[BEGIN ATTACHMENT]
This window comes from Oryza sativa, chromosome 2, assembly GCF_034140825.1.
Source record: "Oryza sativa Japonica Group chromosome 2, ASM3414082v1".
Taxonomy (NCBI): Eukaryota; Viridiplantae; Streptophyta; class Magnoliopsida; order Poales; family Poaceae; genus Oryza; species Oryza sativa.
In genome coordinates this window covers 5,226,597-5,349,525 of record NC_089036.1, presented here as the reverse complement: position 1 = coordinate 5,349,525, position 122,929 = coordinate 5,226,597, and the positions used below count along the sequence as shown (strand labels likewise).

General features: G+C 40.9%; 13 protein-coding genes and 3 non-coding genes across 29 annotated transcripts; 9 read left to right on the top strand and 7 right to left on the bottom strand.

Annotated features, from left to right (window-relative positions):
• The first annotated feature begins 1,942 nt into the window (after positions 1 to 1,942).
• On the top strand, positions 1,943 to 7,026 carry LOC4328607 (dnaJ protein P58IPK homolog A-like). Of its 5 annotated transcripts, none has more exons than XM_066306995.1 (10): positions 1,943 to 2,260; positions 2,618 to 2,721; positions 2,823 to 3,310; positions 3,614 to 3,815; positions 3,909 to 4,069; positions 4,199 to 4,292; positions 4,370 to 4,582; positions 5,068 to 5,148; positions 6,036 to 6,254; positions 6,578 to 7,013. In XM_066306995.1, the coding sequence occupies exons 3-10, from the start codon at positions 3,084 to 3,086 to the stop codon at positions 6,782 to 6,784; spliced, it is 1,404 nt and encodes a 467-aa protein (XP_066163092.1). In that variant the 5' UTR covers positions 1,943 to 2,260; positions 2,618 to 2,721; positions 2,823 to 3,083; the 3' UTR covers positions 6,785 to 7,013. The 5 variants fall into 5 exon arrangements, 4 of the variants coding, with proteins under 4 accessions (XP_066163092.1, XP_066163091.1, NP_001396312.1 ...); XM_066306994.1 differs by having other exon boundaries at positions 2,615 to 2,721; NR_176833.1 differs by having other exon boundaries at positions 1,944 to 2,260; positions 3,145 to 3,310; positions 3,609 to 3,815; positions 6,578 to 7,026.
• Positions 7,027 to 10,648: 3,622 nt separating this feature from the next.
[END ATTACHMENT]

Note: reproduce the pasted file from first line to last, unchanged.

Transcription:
This window comes from Oryza sativa, chromosome 2, assembly GCF_034140825.1.
Source record: "Oryza sativa Japonica Group chromosome 2, ASM3414082v1".
Taxonomy (NCBI): Eukaryota; Viridiplantae; Streptophyta; class Magnoliopsida; order Poales; family Poaceae; genus Oryza; species Oryza sativa.
In genome coordinates this window covers 5,226,597-5,349,525 of record NC_089036.1, presented here as the reverse complement: position 1 = coordinate 5,349,525, position 122,929 = coordinate 5,226,597, and the positions used below count along the sequence as shown (strand labels likewise).

General features: G+C 40.9%; 13 protein-coding genes and 3 non-coding genes across 29 annotated transcripts; 9 read left to right on the top strand and 7 right to left on the bottom strand.

Annotated features, from left to right (window-relative positions):
• The first annotated feature begins 1,942 nt into the window (after positions 1 to 1,942).
• On the top strand, positions 1,943 to 7,026 carry LOC4328607 (dnaJ protein P58IPK homolog A-like). Of its 5 annotated transcripts, none has more exons than XM_066306995.1 (10): positions 1,943 to 2,260; positions 2,618 to 2,721; positions 2,823 to 3,310; positions 3,614 to 3,815; positions 3,909 to 4,069; positions 4,199 to 4,292; positions 4,370 to 4,582; positions 5,068 to 5,148; positions 6,036 to 6,254; positions 6,578 to 7,013. In XM_066306995.1, the coding sequence occupies exons 3-10, from the start codon at positions 3,084 to 3,086 to the stop codon at positions 6,782 to 6,784; spliced, it is 1,404 nt and encodes a 467-aa protein (XP_066163092.1). In that variant the 5' UTR covers positions 1,943 to 2,260; positions 2,618 to 2,721; positions 2,823 to 3,083; the 3' UTR covers positions 6,785 to 7,013. The 5 variants fall into 5 exon arrangements, 4 of the variants coding, with proteins under 4 accessions (XP_066163092.1, XP_066163091.1, NP_001396312.1 ...); XM_066306994.1 differs by having other exon boundaries at positions 2,615 to 2,721; NR_176833.1 differs by having other exon boundaries at positions 1,944 to 2,260; positions 3,145 to 3,310; positions 3,609 to 3,815; positions 6,578 to 7,026.
• Positions 7,027 to 10,648: 3,622 nt separating this feature from the next.